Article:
Mutant Mudds Review
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This game had me puzzled form the very beginning. It seems that by the time I first heard about it everyone on message boards was already hyping it to no end. I asked around and the only answer I could get as for why exactly this game was going to be so great was that “it’s made by Renegade Kid”. Now, if you know your portable gaming history, you know that Renegade Kid made some particularly unique games for the DS: Dementium: The Ward, Moon, and Dementium 2. All that is fine, but as I watched gameplay videos of Mutant Mudds, I just kept wondering: how does any of that expertise in First Person adventures translate into a retro-styled Platformer? In absolutely no way, as far as I can see. Still, Renegade Kid did a good job with Mutant Mudds, and it’s certainly worth playing if you have the $9 to fork over.
The mechanics are very simple, consisting at first only of moving (no run button is present), jumping, hovering with your water nerd-science-jetpack-thing, and shooting your water gun. Jumping in certain blocks can send you between foreground and background, with there being typically 3 depth levels in total. These mechanics stay the same throughout the entire game, and the only additions are the 3 upgrades you buy and which you need to access some particular secret stages. Unfortunately, you can’t equip the 3 upgrades at the same time (a design choice that I really don’t understand), so even at the end of the game you don’t feel like you’ve progressed much.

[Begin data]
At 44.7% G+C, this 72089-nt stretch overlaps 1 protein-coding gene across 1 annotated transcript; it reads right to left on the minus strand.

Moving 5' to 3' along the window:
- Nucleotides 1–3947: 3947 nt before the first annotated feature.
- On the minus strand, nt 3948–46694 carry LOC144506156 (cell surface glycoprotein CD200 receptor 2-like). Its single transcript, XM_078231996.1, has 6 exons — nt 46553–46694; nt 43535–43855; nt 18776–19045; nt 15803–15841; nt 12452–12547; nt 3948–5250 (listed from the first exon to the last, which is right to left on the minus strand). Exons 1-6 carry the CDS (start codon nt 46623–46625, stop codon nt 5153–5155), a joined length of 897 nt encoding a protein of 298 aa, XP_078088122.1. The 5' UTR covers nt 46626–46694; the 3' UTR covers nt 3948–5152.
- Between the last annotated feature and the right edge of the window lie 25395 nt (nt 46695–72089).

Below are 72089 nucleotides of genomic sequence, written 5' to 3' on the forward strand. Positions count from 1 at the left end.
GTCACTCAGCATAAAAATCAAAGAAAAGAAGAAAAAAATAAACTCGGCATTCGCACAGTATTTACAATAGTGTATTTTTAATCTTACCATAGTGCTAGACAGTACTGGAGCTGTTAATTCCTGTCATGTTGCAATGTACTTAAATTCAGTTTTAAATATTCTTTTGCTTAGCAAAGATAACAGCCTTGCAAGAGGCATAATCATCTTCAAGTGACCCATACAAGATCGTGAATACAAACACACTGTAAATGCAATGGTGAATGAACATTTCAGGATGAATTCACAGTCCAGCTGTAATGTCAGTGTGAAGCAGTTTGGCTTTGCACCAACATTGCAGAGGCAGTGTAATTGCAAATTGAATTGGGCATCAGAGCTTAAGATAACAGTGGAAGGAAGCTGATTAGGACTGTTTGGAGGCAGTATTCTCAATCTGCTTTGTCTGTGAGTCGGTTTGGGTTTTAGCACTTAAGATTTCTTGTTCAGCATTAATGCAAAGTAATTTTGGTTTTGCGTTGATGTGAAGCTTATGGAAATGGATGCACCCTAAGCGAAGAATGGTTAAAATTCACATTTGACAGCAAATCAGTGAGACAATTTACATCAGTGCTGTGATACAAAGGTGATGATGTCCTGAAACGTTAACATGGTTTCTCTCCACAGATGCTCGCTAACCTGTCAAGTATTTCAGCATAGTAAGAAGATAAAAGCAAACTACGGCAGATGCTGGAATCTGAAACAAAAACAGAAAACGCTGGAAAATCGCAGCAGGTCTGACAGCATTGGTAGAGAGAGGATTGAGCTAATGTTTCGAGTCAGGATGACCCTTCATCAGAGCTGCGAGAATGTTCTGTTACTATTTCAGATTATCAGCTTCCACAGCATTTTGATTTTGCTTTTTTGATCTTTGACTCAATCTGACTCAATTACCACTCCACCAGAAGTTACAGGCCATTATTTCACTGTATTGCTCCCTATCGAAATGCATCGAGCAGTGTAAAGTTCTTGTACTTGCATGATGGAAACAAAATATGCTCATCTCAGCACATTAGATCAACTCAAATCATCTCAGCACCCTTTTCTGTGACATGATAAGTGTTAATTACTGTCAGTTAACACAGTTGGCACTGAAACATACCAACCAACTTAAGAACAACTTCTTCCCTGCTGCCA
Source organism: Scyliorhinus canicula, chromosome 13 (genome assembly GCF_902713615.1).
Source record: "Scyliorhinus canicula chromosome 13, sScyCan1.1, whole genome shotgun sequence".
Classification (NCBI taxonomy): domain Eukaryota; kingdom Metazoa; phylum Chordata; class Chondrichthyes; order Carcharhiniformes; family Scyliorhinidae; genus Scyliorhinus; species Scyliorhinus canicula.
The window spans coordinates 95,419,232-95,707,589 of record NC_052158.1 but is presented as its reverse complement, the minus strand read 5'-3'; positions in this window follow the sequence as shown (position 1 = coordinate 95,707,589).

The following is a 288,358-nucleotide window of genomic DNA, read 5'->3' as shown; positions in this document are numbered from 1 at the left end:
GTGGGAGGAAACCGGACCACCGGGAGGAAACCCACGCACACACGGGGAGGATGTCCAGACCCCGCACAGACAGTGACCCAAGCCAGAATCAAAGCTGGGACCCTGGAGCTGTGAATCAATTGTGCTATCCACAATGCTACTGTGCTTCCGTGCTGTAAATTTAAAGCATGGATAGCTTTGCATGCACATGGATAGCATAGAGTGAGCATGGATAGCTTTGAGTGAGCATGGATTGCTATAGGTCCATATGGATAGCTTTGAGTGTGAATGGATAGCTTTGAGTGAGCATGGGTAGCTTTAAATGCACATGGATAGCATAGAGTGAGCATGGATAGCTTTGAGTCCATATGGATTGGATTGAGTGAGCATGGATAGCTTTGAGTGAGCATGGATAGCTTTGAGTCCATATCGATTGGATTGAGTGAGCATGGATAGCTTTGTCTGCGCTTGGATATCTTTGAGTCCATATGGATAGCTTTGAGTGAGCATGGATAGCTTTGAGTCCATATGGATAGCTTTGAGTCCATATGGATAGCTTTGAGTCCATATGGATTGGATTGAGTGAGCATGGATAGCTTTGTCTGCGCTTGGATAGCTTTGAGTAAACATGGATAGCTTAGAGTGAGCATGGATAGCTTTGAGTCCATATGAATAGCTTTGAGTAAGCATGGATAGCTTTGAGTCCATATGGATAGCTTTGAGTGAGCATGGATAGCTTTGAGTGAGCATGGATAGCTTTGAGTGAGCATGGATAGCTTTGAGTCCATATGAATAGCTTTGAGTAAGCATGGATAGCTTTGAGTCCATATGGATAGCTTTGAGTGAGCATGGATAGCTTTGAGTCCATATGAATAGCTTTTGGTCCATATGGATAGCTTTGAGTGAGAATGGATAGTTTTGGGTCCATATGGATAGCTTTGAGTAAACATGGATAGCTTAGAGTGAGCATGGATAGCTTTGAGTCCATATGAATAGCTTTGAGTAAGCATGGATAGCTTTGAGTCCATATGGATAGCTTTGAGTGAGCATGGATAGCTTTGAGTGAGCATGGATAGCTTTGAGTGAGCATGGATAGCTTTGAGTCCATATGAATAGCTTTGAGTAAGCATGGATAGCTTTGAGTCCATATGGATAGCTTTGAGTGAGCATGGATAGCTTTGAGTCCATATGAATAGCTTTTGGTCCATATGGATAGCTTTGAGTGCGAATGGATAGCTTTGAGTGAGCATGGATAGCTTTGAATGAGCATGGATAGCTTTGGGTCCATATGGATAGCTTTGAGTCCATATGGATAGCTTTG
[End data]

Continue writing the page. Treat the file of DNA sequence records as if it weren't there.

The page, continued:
I honestly don’t know how to feel about the game’s length. It literally took me 2 hours and 31 minutes in a single sitting to finish it, but I’ve seen other reviewers and players report much larger figures, roughly averaging at about 6 hours for completion. It’s strange because there really is no way to speedrun this game, considering there is no run mechanic and no particularly useful tricks until late in the game when you get the rocket upgrade.
The visuals are very nice for a retro-style game, and the 3D graphics in particular clearly add a lot to the game. In fact, I would say that without the 3D on, this game could get a little annoying to play due to the background maps being harder to differentiate from the foreground ones. It is a very pleasant effect overall.
The music is also retro-styled, and it is quite catchy and easily hummable for the most part, though due to the game’s shortness there are not many tracks (about 10 plus the menus and selection screens if I’m correct), which is a shame because soundtrack composer Troupe Gammage did a great job on what little is here. You can download the soundtrack from here.
There are secret levels with Virtual Boy and GameBoy visuals.
To be perfectly honest, I’m altogether not too awfully impressed with Mutant Mudds. It is a fine effort considering it’s coming from Renegade Kid (who had never made a platformer before), but in the end I find it a bit short in terms of content, and shallow in terms of game design. If Mutant Mudds had a few more mechanics that increased the complexity of the platforming/shooting and had more stages on which to develop these mechanics, then it would perhaps be a great game. As it is right now I find it merely ‘good’, and for its price of $9 I think I expected more than that.